The National Party looks to be kicking a leadership spill down the road, for now. That means Judith Collins has time on her side to stop her death spiral, writes political editor Jo Moir

Two polls on Wednesday got National MPs’ phones ringing hot over the past 24 hours.

Half the calls were from their own colleagues questioning where to from here and the other half were from journalists with the same question.

Those MPs spoken to by Newsroom didn’t see a scenario where leader Judith Collins would be challenged while Auckland is still in alert Levels 4 or 3 and caucus meetings are conducted via Zoom.

But there was also little denial that the numbers were being done for a possible challenge, even if only informally.

On Wednesday, a Taxpayer’s Union Curia poll had National on 21.3 per cent (down from 30 in July) while Talbot Mills Research (the traditional Labour pollster) had National slightly higher on 26 per cent, but also down two points.

The two polls were carried out from September 5 to September 9 and August 31 to September 6, respectively.

The problem for National MPs is while they take Talbot Mills Research (formerly UMR) with a big bag of salt – happily writing it off when the cookie doesn’t crumble their way – it was their own pollster, David Farrar, who delivered the more horrendous Curia result.

The polls are a wake-up call and with Colmar Brunton and Reid Research likely to follow suit in coming weeks, it could get worse for National.

All these polls have done is reinforce the message that National is disorganised and off script, the headlines circulating for the best part of a month.

Arguably, the more interesting part of the Curia poll was the favourable vs unfavourable scores.

There’s no doubt the only person being even remotely considered to replace Collins is Simon Bridges 2.0

While Bridges has done a decent job of recreating his brand and profile on social media, it’s clear from the Curia poll it hasn’t translated beyond that – his net favourability rating is still woeful and in the doldrums alongside Collins.

But in the same way Little still wouldn’t make a good Labour leader it’s likely Bridges still wouldn’t make a good National leader.

Collins’ net favourability (favourable minus unfavourable) was in the negative late 30s, while Bridges was only slightly better, in the negative mid 30s.

The only person to score a positive net favourability was Prime Minister Jacinda Ardern, and both ACT leader David Seymour and National backbencher Chris Luxon scored negative ratings, albeit ahead of Collins and Bridges.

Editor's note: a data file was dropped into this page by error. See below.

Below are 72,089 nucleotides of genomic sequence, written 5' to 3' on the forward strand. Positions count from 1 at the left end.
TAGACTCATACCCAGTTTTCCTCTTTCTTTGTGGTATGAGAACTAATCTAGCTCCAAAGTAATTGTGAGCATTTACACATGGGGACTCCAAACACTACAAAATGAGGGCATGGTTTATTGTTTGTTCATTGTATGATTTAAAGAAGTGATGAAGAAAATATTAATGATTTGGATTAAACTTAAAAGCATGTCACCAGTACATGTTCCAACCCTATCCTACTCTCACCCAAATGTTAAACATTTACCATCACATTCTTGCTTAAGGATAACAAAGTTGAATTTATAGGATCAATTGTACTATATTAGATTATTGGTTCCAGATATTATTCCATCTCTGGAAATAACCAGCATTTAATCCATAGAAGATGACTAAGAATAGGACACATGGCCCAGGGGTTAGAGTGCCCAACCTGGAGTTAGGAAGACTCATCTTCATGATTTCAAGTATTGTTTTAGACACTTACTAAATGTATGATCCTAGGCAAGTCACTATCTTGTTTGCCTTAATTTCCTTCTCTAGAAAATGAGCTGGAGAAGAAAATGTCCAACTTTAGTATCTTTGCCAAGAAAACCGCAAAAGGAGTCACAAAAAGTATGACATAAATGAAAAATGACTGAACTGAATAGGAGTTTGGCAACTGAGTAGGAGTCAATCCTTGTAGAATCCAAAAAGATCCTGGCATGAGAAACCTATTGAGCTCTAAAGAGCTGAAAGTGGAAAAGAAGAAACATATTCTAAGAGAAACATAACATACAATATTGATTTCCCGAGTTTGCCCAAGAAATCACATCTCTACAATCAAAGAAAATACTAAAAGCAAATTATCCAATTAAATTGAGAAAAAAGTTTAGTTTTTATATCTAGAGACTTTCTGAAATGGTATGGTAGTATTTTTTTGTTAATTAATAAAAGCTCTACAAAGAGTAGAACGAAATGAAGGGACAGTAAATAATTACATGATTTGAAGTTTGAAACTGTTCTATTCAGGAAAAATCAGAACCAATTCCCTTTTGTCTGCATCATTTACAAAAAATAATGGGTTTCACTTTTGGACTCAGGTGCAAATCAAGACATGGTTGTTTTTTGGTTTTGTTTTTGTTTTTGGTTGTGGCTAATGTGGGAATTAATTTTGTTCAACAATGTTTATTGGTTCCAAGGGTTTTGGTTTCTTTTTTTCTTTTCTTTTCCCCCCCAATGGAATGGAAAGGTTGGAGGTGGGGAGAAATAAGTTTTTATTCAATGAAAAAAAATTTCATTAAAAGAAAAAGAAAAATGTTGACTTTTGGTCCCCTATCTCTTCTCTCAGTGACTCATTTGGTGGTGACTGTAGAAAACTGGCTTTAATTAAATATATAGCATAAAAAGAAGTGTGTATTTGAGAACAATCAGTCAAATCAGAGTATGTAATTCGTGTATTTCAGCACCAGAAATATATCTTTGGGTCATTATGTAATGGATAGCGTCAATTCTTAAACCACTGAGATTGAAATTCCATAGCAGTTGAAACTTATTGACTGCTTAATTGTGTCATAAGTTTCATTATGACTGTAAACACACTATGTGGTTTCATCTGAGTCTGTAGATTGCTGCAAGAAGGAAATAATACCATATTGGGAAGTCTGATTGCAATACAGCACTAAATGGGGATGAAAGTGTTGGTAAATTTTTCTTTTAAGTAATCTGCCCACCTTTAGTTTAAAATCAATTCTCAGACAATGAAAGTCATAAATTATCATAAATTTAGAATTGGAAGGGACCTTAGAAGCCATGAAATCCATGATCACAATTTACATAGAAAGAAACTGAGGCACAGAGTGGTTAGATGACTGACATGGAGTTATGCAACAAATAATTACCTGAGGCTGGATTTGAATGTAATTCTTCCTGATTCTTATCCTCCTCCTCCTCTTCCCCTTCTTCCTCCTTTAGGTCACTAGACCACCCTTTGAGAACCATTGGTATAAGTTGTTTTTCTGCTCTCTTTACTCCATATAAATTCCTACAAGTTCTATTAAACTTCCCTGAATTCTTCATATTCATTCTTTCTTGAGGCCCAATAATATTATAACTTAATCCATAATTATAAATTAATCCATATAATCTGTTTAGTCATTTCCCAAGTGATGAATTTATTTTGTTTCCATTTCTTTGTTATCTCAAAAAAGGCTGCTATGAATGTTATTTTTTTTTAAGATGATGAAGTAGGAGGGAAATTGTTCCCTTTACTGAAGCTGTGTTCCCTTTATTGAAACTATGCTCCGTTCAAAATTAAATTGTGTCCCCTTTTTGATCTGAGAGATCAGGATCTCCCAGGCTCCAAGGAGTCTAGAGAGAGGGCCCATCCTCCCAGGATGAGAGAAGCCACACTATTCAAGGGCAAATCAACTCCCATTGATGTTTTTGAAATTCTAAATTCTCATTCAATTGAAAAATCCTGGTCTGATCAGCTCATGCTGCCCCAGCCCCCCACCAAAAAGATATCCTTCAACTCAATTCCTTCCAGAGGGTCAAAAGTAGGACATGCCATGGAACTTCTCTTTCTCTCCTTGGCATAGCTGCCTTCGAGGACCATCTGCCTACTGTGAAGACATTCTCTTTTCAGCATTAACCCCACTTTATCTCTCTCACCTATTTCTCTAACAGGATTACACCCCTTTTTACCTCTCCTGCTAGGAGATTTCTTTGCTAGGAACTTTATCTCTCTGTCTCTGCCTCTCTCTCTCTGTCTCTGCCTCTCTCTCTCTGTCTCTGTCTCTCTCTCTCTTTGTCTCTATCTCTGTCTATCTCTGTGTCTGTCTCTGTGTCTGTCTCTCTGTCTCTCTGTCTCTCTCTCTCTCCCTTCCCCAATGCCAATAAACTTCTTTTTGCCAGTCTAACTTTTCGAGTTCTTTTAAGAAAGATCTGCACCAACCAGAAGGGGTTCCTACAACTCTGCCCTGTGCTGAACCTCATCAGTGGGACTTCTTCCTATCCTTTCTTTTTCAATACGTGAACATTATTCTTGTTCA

Bridges’ brand might be on the rise with those most politically engaged but talk to traditional National voters in the regions and when you mention Bridges, they make the same exhausted groaning noise they did when he was rolled by Todd Muller in May last year.

Like former Labour leader Andrew Little, Bridges has adopted a more carefree, easy-going persona.

But in the same way Little still wouldn’t make a good Labour leader it’s likely Bridges still wouldn’t make a good National leader.

The fact Bridges net favourability is still so low when there haven’t been negative headlines about him in the way there was in the lead-up to his leadership fall just shows many Kiwis don’t think he has changed at all.

There are those in the party who think he can hold a clear, consistent line on an issue in a way Collins is struggling to, but there’s no guarantee he will actually lift the party in the polls.

Bridges’ polling path got cut short because the liberal wing of the party rallied and got the numbers to push Muller over the line when Bridges’ National Party was still at 29 percent support.

It will never be known whether Bridges might have ended up taking the party to the low-20s as well, if given more time to derail.

Collins is in a position where she has time – something Bridges ran out of when his own party circled on him.

“It’s entirely over to her to stop the death spiral.” – senior former National MP

Not only is Parliament in recess this week but it’s also operating at a restricted level that means it could be a month before Auckland MPs are back attending caucus meetings.

That gives Collins breathing space and even when her full caucus does return to Wellington, MPs will likely allow a period for the air to clear from a lockdown crisis before spending time looking internally again.

It could give Collins a month or more to change the narrative, if she’s prepared to listen to the criticism and take it onboard constructively.

There’s no shortage of issues to concentrate on but there’s a big difference between Collins saying she’s focused on the vaccination rollout and actually being focused on the vaccination rollout.

For the most part she’s spent the last fortnight focused on name-calling, accusations of media bias and any other number of distractions.

With recess this week and a chance to cool down, Collins could attempt to hit the restart button next week and dig upwards out of her leadership hole.

But given Newsroom understands she hasn’t apologised to her caucus for any of her chaotic messes, let alone acknowledged she has been off-script, it’s difficult to see her turning a much-needed corner.

One senior former National MP told Newsroom Collins has a chance to stop trashing the party’s brand, learn the lesson from the commentary and concentrate on the issues.

“It’s entirely over to her to stop the death spiral,’’ the person said.

Once the numbers start getting formally counted, Collins will need to have convinced enough in the caucus that while she isn’t the answer to the National’s Party woes, she isn’t as bad as what a return to Bridges could be.

It could be a leadership vote of the lesser of two evils.

Jo Moir is Newsroom's political editor.

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